As we start the new year, I was reflecting on my goals for 2019, and that got me thinking about how much can happen in a year. A few years ago, my husband and I started a tradition of writing down Happy Thoughts throughout the year and stuffing them into a jar, then we read them to each other during the first few days of the new year. We’ve been doing that this week, and I’m realizing how much I have to be grateful for, and I don’t want to take anything for granted.
I grew up in a dysfunctional family, so it astonishes me that it took me as long as it did to recognize it when I found myself entrapped in it in my adult life. What’s more puzzling is that, even after my own experience, I didn’t see my best friend’s (now my husband) Stockholm Syndrome for what it was. In my defense, I was still licking my wounds and trying to make sense of what I had been through. I was also blinded by optimism and a renewed sense of hope.
So many people feel obligated to maintain unhealthy relationships because of a little shared DNA, and I’ll never completely understand that. I left my abuser, and I had no trouble disengaging from my narcissistic father. (I came to see both of them for what they were at roughly the same time.) DNA? That’s superficial. Toxic is toxic, and I refuse to feel obligated to enable a narcissist or to unduly stress myself out.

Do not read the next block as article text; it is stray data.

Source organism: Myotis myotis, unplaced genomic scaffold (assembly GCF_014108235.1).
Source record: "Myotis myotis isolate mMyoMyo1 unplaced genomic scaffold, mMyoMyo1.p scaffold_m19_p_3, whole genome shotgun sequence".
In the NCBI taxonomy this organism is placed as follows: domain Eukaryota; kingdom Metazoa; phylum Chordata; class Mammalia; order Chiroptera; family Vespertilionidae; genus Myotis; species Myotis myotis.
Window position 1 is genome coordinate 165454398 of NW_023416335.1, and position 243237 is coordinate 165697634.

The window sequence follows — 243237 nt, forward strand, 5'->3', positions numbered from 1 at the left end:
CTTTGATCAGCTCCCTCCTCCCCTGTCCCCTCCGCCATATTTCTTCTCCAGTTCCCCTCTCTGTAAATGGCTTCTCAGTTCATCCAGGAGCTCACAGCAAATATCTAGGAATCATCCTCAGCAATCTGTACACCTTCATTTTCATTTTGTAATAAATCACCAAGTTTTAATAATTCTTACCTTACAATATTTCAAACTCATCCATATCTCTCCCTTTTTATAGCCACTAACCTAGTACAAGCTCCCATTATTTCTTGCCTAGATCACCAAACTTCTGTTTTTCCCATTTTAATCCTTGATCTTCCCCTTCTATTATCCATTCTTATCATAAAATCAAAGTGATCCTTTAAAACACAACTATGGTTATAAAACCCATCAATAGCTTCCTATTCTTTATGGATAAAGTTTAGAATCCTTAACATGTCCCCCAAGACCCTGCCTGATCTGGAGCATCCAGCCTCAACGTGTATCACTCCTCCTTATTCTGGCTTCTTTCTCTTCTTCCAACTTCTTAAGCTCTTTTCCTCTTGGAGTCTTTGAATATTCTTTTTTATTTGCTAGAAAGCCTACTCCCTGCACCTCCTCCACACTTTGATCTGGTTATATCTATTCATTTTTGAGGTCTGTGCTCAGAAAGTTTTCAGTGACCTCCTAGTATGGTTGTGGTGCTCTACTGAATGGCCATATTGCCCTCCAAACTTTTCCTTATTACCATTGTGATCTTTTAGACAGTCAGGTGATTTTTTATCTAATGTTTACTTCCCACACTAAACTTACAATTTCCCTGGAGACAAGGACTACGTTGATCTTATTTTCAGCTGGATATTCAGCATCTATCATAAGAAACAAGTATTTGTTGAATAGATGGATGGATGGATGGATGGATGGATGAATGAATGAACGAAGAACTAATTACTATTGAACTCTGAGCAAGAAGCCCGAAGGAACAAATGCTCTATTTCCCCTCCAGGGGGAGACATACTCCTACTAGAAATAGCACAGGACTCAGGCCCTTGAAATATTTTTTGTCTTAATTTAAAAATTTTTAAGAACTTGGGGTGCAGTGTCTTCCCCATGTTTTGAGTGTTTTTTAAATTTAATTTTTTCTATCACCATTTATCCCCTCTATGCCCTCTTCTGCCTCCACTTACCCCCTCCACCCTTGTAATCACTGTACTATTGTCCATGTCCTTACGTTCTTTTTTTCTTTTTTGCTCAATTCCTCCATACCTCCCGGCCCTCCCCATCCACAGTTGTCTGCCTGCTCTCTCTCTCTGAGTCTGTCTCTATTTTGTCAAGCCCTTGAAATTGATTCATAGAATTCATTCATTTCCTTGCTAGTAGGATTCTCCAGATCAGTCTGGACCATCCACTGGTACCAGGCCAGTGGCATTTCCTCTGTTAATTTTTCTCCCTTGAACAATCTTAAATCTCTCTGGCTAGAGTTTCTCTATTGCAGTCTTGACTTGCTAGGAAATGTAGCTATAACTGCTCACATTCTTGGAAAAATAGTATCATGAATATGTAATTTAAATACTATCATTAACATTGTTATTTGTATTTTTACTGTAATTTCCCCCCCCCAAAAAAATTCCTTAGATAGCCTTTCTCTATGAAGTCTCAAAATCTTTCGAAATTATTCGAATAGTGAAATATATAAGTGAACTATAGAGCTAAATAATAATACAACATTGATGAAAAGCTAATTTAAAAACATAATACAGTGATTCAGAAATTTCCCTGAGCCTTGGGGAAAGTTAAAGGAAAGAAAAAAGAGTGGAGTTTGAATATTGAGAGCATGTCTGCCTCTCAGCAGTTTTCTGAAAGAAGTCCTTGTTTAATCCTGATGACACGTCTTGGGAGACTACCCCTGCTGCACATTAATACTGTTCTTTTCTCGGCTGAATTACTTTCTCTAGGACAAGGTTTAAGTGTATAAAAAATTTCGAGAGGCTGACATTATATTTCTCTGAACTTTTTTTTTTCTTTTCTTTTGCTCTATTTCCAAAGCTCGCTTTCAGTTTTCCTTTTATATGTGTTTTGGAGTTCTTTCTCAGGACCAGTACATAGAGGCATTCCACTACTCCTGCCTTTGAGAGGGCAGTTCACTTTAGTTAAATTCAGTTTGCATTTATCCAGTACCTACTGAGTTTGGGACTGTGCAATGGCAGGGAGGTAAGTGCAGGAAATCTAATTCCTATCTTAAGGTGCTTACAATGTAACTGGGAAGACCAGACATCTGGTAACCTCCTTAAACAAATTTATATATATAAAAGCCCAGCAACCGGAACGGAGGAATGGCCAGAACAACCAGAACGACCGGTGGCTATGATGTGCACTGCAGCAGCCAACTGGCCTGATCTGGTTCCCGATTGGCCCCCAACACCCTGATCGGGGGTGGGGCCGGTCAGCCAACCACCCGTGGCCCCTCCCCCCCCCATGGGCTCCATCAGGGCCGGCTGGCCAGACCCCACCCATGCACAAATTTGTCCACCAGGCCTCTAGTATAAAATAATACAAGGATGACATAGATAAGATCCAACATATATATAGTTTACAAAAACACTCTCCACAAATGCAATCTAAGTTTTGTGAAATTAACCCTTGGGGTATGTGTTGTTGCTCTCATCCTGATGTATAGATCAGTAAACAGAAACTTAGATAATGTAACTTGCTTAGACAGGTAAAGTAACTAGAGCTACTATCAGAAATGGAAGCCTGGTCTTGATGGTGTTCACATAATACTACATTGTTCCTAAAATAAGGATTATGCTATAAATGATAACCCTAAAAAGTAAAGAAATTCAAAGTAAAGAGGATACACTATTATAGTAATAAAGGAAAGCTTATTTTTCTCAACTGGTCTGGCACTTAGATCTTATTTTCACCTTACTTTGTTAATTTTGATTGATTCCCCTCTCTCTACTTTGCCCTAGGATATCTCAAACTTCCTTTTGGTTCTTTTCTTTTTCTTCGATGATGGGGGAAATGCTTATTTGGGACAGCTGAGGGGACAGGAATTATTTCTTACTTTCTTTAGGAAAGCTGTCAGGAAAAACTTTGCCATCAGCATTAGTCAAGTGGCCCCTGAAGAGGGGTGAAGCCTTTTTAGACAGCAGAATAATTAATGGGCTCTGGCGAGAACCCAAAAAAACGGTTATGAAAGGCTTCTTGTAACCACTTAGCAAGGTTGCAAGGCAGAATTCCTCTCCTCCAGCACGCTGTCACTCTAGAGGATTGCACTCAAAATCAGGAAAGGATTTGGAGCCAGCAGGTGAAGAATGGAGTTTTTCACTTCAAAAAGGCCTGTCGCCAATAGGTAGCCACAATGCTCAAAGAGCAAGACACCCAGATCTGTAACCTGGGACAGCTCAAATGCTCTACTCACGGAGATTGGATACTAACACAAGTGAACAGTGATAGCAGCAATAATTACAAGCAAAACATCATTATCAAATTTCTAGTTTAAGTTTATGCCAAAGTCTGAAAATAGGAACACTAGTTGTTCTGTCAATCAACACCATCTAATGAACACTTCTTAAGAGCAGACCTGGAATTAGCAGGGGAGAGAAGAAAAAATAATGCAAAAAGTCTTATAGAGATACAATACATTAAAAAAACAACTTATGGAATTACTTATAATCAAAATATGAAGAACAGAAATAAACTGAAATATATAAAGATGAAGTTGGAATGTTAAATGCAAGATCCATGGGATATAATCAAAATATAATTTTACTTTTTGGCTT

As of this writing, I haven’t spoken to my father in almost ten years (same for the narcopath I lived with; it was a clean break, no further communication), and it hasn’t been difficult at all. My husband went no-contact with his narcissistic mother a few years ago, and he doesn’t miss her either. I realize not everyone has an epiphany moment, or their toxic relative (or lover) does something so unforgivable to them, that trying to salvage the relationship is no longer an option, but I want to tell you that not having to deal with toxicity in your personal life on a regular basis is a much more peaceful way to exist.
Whether it’s a lover, a parent, sibling, or even a child, no one should have to endure emotional, psychological, or physical abuse out of a sense of duty or obligation. It may be difficult, but you can remove the negativity from your life. You are good enough, and your needs are just as important as anyone else’s. You can have hope and aspirations. You can live up to your full potential.